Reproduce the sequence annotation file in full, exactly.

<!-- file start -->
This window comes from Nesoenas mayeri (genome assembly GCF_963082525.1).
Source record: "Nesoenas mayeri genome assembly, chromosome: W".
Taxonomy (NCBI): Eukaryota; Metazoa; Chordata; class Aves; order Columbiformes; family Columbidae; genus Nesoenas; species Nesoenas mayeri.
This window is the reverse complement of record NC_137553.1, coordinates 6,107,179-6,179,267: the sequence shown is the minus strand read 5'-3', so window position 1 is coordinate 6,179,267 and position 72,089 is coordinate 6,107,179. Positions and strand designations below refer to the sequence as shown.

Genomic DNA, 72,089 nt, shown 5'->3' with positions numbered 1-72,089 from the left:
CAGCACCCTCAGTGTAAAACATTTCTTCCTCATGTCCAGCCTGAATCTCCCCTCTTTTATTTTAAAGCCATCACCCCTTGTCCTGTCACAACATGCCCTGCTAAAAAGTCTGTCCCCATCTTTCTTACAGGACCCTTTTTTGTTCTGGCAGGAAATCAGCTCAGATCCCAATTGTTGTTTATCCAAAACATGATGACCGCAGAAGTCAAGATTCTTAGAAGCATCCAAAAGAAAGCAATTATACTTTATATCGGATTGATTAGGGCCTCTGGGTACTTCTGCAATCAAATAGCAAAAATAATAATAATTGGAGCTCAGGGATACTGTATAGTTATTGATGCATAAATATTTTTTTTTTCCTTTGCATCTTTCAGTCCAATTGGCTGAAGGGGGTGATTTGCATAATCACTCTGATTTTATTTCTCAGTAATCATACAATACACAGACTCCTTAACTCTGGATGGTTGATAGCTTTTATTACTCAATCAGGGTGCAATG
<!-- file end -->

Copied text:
This window comes from Nesoenas mayeri (genome assembly GCF_963082525.1).
Source record: "Nesoenas mayeri genome assembly, chromosome: W".
Taxonomy (NCBI): Eukaryota; Metazoa; Chordata; class Aves; order Columbiformes; family Columbidae; genus Nesoenas; species Nesoenas mayeri.
This window is the reverse complement of record NC_137553.1, coordinates 6,107,179-6,179,267: the sequence shown is the minus strand read 5'-3', so window position 1 is coordinate 6,179,267 and position 72,089 is coordinate 6,107,179. Positions and strand designations below refer to the sequence as shown.

Genomic DNA, 72,089 nt, shown 5'->3' with positions numbered 1-72,089 from the left:
CAGCACCCTCAGTGTAAAACATTTCTTCCTCATGTCCAGCCTGAATCTCCCCTCTTTTATTTTAAAGCCATCACCCCTTGTCCTGTCACAACATGCCCTGCTAAAAAGTCTGTCCCCATCTTTCTTACAGGACCCTTTTTTGTTCTGGCAGGAAATCAGCTCAGATCCCAATTGTTGTTTATCCAAAACATGATGACCGCAGAAGTCAAGATTCTTAGAAGCATCCAAAAGAAAGCAATTATACTTTATATCGGATTGATTAGGGCCTCTGGGTACTTCTGCAATCAAATAGCAAAAATAATAATAATTGGAGCTCAGGGATACTGTATAGTTATTGATGCATAAATATTTTTTTTTTCCTTTGCATCTTTCAGTCCAATTGGCTGAAGGGGGTGATTTGCATAATCACTCTGATTTTATTTCTCAGTAATCATACAATACACAGACTCCTTAACTCTGGATGGTTGATAGCTTTTATTACTCAATCAGGGTGCAATG